I guess the difference is whether we're talking about this from a stylistic or emotional perspective. Castlevania, Devil May Cry, Eternal Darkness... all of them may be macabre and stylistically dark, but none really evoke powerfully negative emotional responses.

Can't comment much on Shin Megami since the only one I've played was Person 3, which seemed macabre, but seemed fairly upbeat for the 15 hours or so that I played it.

Of course, as everyone here knows, Chrono Cross also evoked a powerful negative emotional response for me... but that's a different kind of negative emotion.
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« Reply #53 on: April 13, 2008, 03:44:06 PM »

Quote from: "ZE GRAND MASTER"
Quote from: "Blace"
Quote from: "Ramza"
Quote from: "Masamune"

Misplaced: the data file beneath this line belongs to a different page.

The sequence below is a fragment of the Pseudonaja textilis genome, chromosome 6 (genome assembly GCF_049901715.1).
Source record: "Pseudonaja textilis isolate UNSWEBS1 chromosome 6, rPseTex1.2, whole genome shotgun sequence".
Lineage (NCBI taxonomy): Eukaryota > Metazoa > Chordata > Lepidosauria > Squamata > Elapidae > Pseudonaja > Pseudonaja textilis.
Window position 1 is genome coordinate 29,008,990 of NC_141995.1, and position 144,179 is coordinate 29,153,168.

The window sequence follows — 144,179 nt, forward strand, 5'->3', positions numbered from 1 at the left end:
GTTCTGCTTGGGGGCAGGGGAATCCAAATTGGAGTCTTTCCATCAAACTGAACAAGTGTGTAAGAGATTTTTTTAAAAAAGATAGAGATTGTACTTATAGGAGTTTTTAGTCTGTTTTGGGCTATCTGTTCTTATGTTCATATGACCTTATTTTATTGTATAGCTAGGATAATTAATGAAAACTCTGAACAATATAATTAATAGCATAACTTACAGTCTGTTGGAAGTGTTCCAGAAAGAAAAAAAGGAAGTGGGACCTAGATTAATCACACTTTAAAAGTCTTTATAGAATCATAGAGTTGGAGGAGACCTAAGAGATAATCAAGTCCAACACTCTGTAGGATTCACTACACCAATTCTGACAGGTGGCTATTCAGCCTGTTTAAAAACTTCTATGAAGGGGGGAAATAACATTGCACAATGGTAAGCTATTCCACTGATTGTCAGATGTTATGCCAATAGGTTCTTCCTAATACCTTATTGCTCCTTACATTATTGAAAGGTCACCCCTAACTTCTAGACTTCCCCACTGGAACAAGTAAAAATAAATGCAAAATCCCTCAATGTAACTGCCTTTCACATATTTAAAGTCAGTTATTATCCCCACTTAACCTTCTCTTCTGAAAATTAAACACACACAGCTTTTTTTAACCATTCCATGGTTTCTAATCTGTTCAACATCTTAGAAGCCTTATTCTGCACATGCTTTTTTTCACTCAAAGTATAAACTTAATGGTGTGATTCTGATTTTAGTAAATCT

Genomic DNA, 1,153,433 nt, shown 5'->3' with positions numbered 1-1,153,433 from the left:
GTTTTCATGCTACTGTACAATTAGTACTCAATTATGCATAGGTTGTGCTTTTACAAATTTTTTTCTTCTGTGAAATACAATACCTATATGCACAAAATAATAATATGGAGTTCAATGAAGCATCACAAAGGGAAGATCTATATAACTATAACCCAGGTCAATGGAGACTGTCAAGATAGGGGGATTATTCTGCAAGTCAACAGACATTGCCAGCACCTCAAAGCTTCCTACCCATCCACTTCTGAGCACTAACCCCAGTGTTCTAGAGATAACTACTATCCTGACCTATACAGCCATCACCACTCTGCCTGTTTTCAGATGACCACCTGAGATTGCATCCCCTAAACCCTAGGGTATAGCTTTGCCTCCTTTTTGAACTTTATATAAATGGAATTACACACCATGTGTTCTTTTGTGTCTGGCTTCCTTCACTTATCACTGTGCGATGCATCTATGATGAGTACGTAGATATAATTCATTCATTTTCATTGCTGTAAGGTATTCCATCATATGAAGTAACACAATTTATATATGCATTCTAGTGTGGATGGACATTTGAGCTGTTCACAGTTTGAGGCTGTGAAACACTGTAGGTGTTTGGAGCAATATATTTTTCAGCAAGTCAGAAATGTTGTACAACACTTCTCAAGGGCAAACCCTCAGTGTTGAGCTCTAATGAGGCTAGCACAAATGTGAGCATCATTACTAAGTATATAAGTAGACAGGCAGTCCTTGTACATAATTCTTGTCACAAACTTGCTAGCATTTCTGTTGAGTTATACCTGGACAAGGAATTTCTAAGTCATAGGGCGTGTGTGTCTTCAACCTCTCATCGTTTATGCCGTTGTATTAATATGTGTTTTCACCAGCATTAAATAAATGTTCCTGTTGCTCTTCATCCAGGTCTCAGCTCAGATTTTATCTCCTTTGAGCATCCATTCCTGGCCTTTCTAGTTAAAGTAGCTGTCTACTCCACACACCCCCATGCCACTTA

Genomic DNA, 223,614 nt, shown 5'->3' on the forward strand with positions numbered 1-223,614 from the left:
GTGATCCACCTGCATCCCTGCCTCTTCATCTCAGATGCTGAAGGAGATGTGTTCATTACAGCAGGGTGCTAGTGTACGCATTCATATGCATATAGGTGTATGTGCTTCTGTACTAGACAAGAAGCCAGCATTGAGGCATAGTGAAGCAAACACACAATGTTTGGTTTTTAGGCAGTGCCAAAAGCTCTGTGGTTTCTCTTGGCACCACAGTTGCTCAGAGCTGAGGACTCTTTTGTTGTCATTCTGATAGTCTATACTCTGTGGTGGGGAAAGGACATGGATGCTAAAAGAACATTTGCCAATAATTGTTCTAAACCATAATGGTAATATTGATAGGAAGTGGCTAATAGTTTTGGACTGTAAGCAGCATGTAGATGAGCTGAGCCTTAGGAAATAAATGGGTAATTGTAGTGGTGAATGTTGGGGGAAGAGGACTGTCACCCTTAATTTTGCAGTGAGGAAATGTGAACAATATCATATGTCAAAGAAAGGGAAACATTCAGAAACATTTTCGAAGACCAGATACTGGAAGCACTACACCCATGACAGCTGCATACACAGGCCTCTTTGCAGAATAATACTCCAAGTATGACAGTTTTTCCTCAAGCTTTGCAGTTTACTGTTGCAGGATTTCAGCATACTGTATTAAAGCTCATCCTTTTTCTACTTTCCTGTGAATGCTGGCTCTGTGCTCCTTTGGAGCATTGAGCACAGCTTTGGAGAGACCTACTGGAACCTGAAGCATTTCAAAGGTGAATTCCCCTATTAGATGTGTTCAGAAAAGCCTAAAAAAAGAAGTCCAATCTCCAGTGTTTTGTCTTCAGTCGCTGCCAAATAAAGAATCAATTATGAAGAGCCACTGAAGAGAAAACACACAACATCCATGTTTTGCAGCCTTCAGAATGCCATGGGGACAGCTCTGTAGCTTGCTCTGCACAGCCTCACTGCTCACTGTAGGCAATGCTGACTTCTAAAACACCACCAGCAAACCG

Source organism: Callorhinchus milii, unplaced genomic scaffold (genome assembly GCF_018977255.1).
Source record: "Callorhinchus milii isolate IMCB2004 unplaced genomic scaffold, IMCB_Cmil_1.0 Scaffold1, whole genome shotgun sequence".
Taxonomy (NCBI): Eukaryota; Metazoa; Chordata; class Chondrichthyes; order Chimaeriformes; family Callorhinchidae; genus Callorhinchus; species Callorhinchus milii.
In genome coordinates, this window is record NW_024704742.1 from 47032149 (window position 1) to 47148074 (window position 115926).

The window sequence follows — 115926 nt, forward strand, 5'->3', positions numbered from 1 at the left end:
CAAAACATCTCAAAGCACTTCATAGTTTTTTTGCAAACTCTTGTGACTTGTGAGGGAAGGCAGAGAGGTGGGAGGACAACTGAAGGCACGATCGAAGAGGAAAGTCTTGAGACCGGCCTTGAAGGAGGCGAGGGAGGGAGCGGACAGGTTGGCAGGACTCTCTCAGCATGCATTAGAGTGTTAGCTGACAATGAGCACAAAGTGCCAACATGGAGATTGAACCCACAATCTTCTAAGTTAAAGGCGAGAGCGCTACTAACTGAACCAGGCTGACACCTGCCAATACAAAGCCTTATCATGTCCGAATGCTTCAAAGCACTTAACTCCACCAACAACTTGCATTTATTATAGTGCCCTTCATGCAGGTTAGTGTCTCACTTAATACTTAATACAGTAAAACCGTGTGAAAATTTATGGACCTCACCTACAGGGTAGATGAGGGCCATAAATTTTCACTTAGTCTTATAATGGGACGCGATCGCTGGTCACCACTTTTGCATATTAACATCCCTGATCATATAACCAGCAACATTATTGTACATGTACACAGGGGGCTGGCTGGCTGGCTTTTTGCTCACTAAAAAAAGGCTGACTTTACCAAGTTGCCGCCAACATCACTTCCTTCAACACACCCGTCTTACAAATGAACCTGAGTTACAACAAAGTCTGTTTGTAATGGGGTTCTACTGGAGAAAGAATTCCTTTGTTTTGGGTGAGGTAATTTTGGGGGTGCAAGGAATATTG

Also, did you beat Omega Weapon in FF8?  That's one of the hardest boss fights ever, unless you resort to invincibility items.


Um, yeah. Who the hell would bother doing this fight without use of invincibility items? They're in the game for a reason, it's not cheating. It's not a hard battle at all. Ruby + Emerald were a lot harder, and there were no invinicibility items to help there.

(for the record, the only over-the-top FF boss I never beat was Osma. wtf was up with that globe of death?)


You never beat Osma? I thought he was the easiest "uber" boss of the PS1 final fantasies. All you need is equipment to absorb dark and he has no chance.